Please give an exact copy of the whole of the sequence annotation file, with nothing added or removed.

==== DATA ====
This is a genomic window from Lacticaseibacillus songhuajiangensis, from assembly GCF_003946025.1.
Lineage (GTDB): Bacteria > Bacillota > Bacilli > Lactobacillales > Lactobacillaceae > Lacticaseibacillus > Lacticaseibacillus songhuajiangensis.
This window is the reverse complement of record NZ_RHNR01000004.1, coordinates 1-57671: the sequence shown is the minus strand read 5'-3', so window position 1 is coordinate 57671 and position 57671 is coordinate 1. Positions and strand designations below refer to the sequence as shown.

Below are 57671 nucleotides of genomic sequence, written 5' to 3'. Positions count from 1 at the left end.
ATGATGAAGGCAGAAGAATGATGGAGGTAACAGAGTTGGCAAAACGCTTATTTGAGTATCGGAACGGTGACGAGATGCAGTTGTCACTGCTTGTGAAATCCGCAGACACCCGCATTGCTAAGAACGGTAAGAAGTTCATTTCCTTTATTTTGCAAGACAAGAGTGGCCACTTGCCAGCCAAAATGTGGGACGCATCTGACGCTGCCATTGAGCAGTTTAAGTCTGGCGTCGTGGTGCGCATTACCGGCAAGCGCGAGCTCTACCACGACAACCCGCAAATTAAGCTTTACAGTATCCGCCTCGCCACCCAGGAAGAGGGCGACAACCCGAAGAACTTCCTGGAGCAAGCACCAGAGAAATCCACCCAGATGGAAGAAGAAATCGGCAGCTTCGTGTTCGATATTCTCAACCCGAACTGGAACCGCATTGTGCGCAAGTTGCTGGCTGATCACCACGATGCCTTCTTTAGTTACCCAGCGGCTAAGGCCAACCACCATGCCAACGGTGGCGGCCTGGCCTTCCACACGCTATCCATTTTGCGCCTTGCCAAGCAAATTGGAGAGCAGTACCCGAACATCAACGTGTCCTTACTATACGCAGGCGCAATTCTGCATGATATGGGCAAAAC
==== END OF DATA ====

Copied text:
This is a genomic window from Lacticaseibacillus songhuajiangensis, from assembly GCF_003946025.1.
Lineage (GTDB): Bacteria > Bacillota > Bacilli > Lactobacillales > Lactobacillaceae > Lacticaseibacillus > Lacticaseibacillus songhuajiangensis.
This window is the reverse complement of record NZ_RHNR01000004.1, coordinates 1-57671: the sequence shown is the minus strand read 5'-3', so window position 1 is coordinate 57671 and position 57671 is coordinate 1. Positions and strand designations below refer to the sequence as shown.

Below are 57671 nucleotides of genomic sequence, written 5' to 3'. Positions count from 1 at the left end.
ATGATGAAGGCAGAAGAATGATGGAGGTAACAGAGTTGGCAAAACGCTTATTTGAGTATCGGAACGGTGACGAGATGCAGTTGTCACTGCTTGTGAAATCCGCAGACACCCGCATTGCTAAGAACGGTAAGAAGTTCATTTCCTTTATTTTGCAAGACAAGAGTGGCCACTTGCCAGCCAAAATGTGGGACGCATCTGACGCTGCCATTGAGCAGTTTAAGTCTGGCGTCGTGGTGCGCATTACCGGCAAGCGCGAGCTCTACCACGACAACCCGCAAATTAAGCTTTACAGTATCCGCCTCGCCACCCAGGAAGAGGGCGACAACCCGAAGAACTTCCTGGAGCAAGCACCAGAGAAATCCACCCAGATGGAAGAAGAAATCGGCAGCTTCGTGTTCGATATTCTCAACCCGAACTGGAACCGCATTGTGCGCAAGTTGCTGGCTGATCACCACGATGCCTTCTTTAGTTACCCAGCGGCTAAGGCCAACCACCATGCCAACGGTGGCGGCCTGGCCTTCCACACGCTATCCATTTTGCGCCTTGCCAAGCAAATTGGAGAGCAGTACCCGAACATCAACGTGTCCTTACTATACGCAGGCGCAATTCTGCATGATATGGGCAAAAC